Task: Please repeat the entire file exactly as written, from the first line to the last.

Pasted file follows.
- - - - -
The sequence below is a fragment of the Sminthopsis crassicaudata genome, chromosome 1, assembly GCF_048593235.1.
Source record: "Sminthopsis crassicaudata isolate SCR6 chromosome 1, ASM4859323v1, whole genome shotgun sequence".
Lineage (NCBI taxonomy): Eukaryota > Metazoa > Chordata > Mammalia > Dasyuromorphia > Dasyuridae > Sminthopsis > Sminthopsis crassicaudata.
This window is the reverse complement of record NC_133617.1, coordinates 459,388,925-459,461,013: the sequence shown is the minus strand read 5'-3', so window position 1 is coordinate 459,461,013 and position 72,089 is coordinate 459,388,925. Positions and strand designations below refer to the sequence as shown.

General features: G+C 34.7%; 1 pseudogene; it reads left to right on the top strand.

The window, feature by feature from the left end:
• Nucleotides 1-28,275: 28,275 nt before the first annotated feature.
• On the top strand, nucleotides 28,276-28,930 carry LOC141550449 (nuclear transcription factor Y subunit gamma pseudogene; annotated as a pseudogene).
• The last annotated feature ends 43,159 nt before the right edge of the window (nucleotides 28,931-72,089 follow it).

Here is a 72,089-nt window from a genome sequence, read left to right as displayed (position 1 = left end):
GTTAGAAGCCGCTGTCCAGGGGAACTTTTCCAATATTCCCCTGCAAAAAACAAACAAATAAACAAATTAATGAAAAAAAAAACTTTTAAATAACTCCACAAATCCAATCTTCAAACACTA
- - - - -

The sequence below is a fragment of the Sminthopsis crassicaudata genome, chromosome 1, assembly GCF_048593235.1.
Source record: "Sminthopsis crassicaudata isolate SCR6 chromosome 1, ASM4859323v1, whole genome shotgun sequence".
Lineage (NCBI taxonomy): Eukaryota > Metazoa > Chordata > Mammalia > Dasyuromorphia > Dasyuridae > Sminthopsis > Sminthopsis crassicaudata.
This window is the reverse complement of record NC_133617.1, coordinates 459,388,925-459,461,013: the sequence shown is the minus strand read 5'-3', so window position 1 is coordinate 459,461,013 and position 72,089 is coordinate 459,388,925. Positions and strand designations below refer to the sequence as shown.

General features: G+C 34.7%; 1 pseudogene; it reads left to right on the top strand.

The window, feature by feature from the left end:
• Nucleotides 1-28,275: 28,275 nt before the first annotated feature.
• On the top strand, nucleotides 28,276-28,930 carry LOC141550449 (nuclear transcription factor Y subunit gamma pseudogene; annotated as a pseudogene).
• The last annotated feature ends 43,159 nt before the right edge of the window (nucleotides 28,931-72,089 follow it).

Here is a 72,089-nt window from a genome sequence, read left to right as displayed (position 1 = left end):
GTTAGAAGCCGCTGTCCAGGGGAACTTTTCCAATATTCCCCTGCAAAAAACAAACAAATAAACAAATTAATGAAAAAAAAAACTTTTAAATAACTCCACAAATCCAATCTTCAAACACTA